Anyone have experience with a Rickenbacker 330?

Discussion in 'Fred's Barcalounge' started by MichaelRopp, Nov 24, 2021.

  1. MichaelRopp

    MichaelRopp Electromatic

    90
    Jan 20, 2021
    Albuquerque
    Hey, all. My apologies for the completely non-Gretsch post, but I've found this group to be a great source of info for all things guitar and thought maybe someone could offer some insights here.

    Does anyone here have experience with the Rickenbacker 330 semi-hollow? I'm being tempted by a 330W but unfortunately it's a situation where I can't lay hands on it to test it out before buying, and they're darn expensive. I'm primarily interested to know two things.
    One: what are their necks like? I haven't yet been able to find 330 neck dimensions online. Ricky bass necks tend to be on the chunky side; does that hold true for the 330 also?
    Two: how well do they hold up over time? Again my own experience is with Rickenbacker's basses, and those, while a blast to play, awesome to look at and cool to hear, do have a higher-than-average tendency to develop some issues over time, especially with bridges and electronics. Is anyone here a luthier or a long-time 330 player who could speak to this issue?

    Thanks.
     
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  2. thunder58

    thunder58 Super Moderator Staff Member

    Age:
    62
    Dec 23, 2010
    tappan ny
    Admin Post
    In all my years of playing , I've never tried a Ric . But I did hear the necks are in the thin side ... I could be wrong , but I know theres some love for the Ric here on the forum so I'm sure someone will come along soon who knows better than I
     
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  3. Highroller

    Highroller Country Gent

    Jun 11, 2015
    Portland, OR
    Well, I've got one and love it.

    Necks are on the thin side, very fast. Keep in mind they've usually got lacquered fret boards*, which gives them a very different feel from most guitars. Fantastic neck access, similar to an SG, you can effortlessly get up to the 22nd fret. Solid construction, mine feels like a tank. It's not a delicate guitar.

    Ric's 5th knob, the "blend control", is a bit of a mystery to a lot of people, but it's a control to balance the output of the two pups, in that you can "blend" the neck pup down to the same output level of the bridge pup. Kind of a secondary volume control. I'll admit it's a weird idea, a real Rickenbacker idiosyncrasy, but you get used to it. I think most people find the sweet spot they like and leave it there.

    Mine's a '96, I bought it about 4 years ago in excellent condition and have had no issues with it whatsoever. I can't imagine why anybody would have bridge issues, they're a pretty solid design, but they are different from a tune-o-matic. And it does require an allen wrench to adjust the intonation. Some might consider that sort of a hassle. Don't lose your wrenches and you'll be fine!

    For a 25 year old guitar, it's holding up pretty well, imho! Definitely one of my favorites!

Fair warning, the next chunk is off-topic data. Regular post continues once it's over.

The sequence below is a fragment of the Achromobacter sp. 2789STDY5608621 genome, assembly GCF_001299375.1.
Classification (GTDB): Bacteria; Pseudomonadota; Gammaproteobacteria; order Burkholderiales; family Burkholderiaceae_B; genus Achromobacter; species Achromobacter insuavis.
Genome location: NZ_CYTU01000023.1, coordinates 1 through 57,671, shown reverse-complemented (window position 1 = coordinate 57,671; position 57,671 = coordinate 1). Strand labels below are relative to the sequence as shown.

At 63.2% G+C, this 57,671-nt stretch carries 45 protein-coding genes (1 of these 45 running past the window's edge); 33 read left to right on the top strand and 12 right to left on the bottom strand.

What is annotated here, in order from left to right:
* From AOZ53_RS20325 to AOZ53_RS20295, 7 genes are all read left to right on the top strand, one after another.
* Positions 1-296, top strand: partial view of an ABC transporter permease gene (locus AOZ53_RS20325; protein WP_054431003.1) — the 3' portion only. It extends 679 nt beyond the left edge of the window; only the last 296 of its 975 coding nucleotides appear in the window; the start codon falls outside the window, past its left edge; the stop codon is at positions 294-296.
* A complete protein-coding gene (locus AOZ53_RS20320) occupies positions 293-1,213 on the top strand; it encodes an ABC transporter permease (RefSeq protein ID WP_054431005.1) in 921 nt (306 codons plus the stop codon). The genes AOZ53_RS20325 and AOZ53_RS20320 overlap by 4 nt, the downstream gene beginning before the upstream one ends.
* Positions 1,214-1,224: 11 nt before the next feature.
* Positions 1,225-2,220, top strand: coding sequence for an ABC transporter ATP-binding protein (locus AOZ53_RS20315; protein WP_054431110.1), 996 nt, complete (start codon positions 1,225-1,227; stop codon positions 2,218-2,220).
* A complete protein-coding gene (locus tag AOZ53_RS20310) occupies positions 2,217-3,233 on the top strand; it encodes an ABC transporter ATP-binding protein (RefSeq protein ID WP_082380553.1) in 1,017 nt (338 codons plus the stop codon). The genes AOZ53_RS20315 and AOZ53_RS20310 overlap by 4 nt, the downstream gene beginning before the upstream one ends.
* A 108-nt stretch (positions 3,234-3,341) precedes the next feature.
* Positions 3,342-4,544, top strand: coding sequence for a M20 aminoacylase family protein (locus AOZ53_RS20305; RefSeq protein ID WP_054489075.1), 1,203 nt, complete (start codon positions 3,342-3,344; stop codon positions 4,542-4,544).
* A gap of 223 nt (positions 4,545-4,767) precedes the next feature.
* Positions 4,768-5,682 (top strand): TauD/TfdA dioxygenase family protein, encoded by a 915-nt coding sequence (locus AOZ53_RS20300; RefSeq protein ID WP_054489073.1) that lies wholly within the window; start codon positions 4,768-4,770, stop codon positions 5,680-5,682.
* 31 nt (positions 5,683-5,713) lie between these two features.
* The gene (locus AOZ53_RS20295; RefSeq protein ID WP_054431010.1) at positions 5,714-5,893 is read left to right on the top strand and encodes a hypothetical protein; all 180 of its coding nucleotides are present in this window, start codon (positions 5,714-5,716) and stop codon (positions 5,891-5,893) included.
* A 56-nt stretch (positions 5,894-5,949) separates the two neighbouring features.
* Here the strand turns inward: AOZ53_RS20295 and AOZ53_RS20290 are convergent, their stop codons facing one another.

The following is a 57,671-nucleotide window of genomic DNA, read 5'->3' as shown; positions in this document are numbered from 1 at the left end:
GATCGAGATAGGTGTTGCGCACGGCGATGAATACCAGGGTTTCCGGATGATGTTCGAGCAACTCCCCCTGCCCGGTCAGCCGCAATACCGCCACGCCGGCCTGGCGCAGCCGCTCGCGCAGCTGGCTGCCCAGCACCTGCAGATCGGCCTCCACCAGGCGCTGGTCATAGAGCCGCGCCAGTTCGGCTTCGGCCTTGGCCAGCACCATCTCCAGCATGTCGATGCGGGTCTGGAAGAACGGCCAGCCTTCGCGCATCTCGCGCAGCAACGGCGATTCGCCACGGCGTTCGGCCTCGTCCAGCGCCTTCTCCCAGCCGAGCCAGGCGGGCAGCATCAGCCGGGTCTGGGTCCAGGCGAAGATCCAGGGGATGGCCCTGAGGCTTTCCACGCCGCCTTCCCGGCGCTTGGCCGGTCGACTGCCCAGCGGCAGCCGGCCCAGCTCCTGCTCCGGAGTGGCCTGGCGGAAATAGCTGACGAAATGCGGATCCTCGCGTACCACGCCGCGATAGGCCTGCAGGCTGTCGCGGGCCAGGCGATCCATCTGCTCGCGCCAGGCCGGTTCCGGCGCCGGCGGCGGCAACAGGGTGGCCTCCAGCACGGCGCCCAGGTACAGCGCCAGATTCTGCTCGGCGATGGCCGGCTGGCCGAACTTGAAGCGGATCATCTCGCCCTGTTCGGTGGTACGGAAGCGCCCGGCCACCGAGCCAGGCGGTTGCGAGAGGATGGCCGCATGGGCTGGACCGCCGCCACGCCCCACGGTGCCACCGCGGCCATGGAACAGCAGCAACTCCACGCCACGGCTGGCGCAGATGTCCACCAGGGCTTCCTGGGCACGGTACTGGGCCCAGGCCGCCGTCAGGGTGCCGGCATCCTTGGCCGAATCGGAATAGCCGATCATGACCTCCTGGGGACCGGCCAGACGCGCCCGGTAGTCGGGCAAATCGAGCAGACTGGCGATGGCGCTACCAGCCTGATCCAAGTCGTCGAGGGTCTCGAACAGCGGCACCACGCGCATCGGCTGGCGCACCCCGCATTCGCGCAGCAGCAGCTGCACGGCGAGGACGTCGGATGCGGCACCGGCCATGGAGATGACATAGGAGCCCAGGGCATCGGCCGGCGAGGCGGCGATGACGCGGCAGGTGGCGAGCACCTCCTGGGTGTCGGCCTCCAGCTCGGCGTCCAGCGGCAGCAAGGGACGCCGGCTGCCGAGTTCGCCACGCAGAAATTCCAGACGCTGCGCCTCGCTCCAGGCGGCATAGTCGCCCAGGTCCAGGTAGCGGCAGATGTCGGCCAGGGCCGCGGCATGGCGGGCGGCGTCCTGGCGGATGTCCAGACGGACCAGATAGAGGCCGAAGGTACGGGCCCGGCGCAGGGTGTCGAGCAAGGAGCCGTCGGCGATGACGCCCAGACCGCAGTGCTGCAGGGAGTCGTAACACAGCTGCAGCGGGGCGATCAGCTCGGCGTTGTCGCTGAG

330-Mapleglo.jpg

    *This is a practice Ric has apparently discontinued just this year, but if you're buying used, it'll most likely be lacquered.
     
    Last edited: Nov 24, 2021
  4. Back in Black

    Back in Black Country Gent

    Age:
    72
    Jun 22, 2020
    Ontario Canada
    Hi Michael,

    Love mine...each and every one.

    Ric necks, with the exception of 12 strings, tend to have slender/shallow back necks, fast fretting and low action are definitely two of their attributes. Rickenbacker's proprietary Color-Glo finishes are very durable, and easy to maintain...stay away from auto polishes and waxes...I infrequently use ''Martin Professional Guitar Polish.

    All mine have vintage spec pickups (single coil/long magnet) with the exception of the 325 C58's which have 1958 spec single coil (short magnet ) pickups. The 900 has a very early version single coil/short magnet pickup.

    Any fine wood instrument will last indefinitely if properly cared for. I've never had an issue with Rickenbacker electronics or bridges.

    Shown, 370 RM/12, 1957 900, 360/12 V64, 325 C58, 325 V64, 325 V59, 1993 PT Plus/12, and there is another black 325 C58 not shown.

    The little 1957 900 is like new, untouched and still plays perfectly, that's 64 years old...I'd say that's ''holding up pretty well over time''

    Hope this helps.

    Best,

    BIB

    IMG_0225.JPG IMG_0226.JPG DSCF1415.JPG DSCF1416.JPG
     
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  5. gretschbigsby

    gretschbigsby Gretschie

    139
    Nov 21, 2009
    chicago
    Exceptionally well made American instruments. Nothing else like them in construction or tone.

    I've owned 15 or so over the years. Their necks vary somewhat, in my experience. I think there is human labor involved, so they aren't all the same.

    As far as the necks being thin, I haven't noticed much difference between a Ric neck and the current Gretsch electromatic line. I have a 60's Gretsch with a pencil neck. Modern Ric neck is definitely is fuller than 60's Gretsch.
     
    Highroller likes this.
  6. rot hodder

    rot hodder Electromatic

    14
    Feb 6, 2012
    Sydney, Australia
    I have a 2018 Fireglo 330. Very well made and quality instrument. Whilst it makes that classic Ric jangle, I find it pretty versatile and it would be a mistake to categorise it as only useful for that iconic sound.
    The smaller neck doesn't bother me either but I have small hands, for comparison the neck on my EVH Wolfgang STD is smaller.

    For mine, it's a keeper.
     
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  7. juks

    juks Country Gent

    Nov 26, 2020
    Fremont, California
    I have a 330 and 4001 and 4003. 1990s, 1970s and 1990s. They all were in a case for 20+ years when I did not play at all but did want to keep them. 4001 needed some cleaning of oxidation. The other two, nothing at all. They worked perfect then I took them out last year.